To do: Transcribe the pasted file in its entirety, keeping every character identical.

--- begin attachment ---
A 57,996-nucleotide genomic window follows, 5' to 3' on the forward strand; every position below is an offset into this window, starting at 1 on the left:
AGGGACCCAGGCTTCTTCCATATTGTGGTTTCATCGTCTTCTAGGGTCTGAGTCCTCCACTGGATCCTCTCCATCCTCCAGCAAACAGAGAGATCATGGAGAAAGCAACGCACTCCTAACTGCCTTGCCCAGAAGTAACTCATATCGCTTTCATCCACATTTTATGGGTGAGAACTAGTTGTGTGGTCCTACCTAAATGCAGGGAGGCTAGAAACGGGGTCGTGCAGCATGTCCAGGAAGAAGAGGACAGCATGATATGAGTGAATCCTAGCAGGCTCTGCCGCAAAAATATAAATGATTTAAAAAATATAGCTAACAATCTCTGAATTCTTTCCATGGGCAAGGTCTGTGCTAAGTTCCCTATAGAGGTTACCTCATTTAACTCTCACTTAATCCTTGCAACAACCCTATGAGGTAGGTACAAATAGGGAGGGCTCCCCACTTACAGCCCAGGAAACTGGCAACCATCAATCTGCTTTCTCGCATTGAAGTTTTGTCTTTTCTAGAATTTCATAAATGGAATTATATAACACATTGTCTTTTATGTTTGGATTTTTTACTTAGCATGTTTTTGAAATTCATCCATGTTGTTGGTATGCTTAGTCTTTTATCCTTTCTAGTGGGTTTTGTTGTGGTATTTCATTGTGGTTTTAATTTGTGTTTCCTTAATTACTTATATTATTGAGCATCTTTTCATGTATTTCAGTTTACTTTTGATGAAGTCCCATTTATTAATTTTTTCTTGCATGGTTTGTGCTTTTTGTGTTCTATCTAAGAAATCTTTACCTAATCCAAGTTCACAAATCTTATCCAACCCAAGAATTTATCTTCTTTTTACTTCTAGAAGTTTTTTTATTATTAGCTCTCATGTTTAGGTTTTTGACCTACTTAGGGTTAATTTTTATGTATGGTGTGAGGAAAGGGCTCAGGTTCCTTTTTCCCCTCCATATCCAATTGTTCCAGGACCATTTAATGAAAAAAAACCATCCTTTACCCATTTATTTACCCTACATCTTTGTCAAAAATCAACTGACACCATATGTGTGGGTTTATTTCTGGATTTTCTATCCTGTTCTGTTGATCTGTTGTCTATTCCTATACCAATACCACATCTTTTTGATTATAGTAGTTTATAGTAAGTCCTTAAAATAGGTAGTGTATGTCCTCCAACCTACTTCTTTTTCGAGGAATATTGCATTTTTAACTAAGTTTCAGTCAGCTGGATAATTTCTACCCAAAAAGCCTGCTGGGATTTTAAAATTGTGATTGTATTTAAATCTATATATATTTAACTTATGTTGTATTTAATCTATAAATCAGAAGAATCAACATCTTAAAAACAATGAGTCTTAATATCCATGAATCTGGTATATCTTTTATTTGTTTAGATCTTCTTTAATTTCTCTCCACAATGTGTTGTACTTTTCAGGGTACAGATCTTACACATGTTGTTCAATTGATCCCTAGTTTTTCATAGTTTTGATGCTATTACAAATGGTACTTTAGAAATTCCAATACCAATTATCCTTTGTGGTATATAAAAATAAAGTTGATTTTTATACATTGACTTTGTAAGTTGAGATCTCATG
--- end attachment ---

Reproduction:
A 57,996-nucleotide genomic window follows, 5' to 3' on the forward strand; every position below is an offset into this window, starting at 1 on the left:
AGGGACCCAGGCTTCTTCCATATTGTGGTTTCATCGTCTTCTAGGGTCTGAGTCCTCCACTGGATCCTCTCCATCCTCCAGCAAACAGAGAGATCATGGAGAAAGCAACGCACTCCTAACTGCCTTGCCCAGAAGTAACTCATATCGCTTTCATCCACATTTTATGGGTGAGAACTAGTTGTGTGGTCCTACCTAAATGCAGGGAGGCTAGAAACGGGGTCGTGCAGCATGTCCAGGAAGAAGAGGACAGCATGATATGAGTGAATCCTAGCAGGCTCTGCCGCAAAAATATAAATGATTTAAAAAATATAGCTAACAATCTCTGAATTCTTTCCATGGGCAAGGTCTGTGCTAAGTTCCCTATAGAGGTTACCTCATTTAACTCTCACTTAATCCTTGCAACAACCCTATGAGGTAGGTACAAATAGGGAGGGCTCCCCACTTACAGCCCAGGAAACTGGCAACCATCAATCTGCTTTCTCGCATTGAAGTTTTGTCTTTTCTAGAATTTCATAAATGGAATTATATAACACATTGTCTTTTATGTTTGGATTTTTTACTTAGCATGTTTTTGAAATTCATCCATGTTGTTGGTATGCTTAGTCTTTTATCCTTTCTAGTGGGTTTTGTTGTGGTATTTCATTGTGGTTTTAATTTGTGTTTCCTTAATTACTTATATTATTGAGCATCTTTTCATGTATTTCAGTTTACTTTTGATGAAGTCCCATTTATTAATTTTTTCTTGCATGGTTTGTGCTTTTTGTGTTCTATCTAAGAAATCTTTACCTAATCCAAGTTCACAAATCTTATCCAACCCAAGAATTTATCTTCTTTTTACTTCTAGAAGTTTTTTTATTATTAGCTCTCATGTTTAGGTTTTTGACCTACTTAGGGTTAATTTTTATGTATGGTGTGAGGAAAGGGCTCAGGTTCCTTTTTCCCCTCCATATCCAATTGTTCCAGGACCATTTAATGAAAAAAAACCATCCTTTACCCATTTATTTACCCTACATCTTTGTCAAAAATCAACTGACACCATATGTGTGGGTTTATTTCTGGATTTTCTATCCTGTTCTGTTGATCTGTTGTCTATTCCTATACCAATACCACATCTTTTTGATTATAGTAGTTTATAGTAAGTCCTTAAAATAGGTAGTGTATGTCCTCCAACCTACTTCTTTTTCGAGGAATATTGCATTTTTAACTAAGTTTCAGTCAGCTGGATAATTTCTACCCAAAAAGCCTGCTGGGATTTTAAAATTGTGATTGTATTTAAATCTATATATATTTAACTTATGTTGTATTTAATCTATAAATCAGAAGAATCAACATCTTAAAAACAATGAGTCTTAATATCCATGAATCTGGTATATCTTTTATTTGTTTAGATCTTCTTTAATTTCTCTCCACAATGTGTTGTACTTTTCAGGGTACAGATCTTACACATGTTGTTCAATTGATCCCTAGTTTTTCATAGTTTTGATGCTATTACAAATGGTACTTTAGAAATTCCAATACCAATTATCCTTTGTGGTATATAAAAATAAAGTTGATTTTTATACATTGACTTTGTAAGTTGAGATCTCATG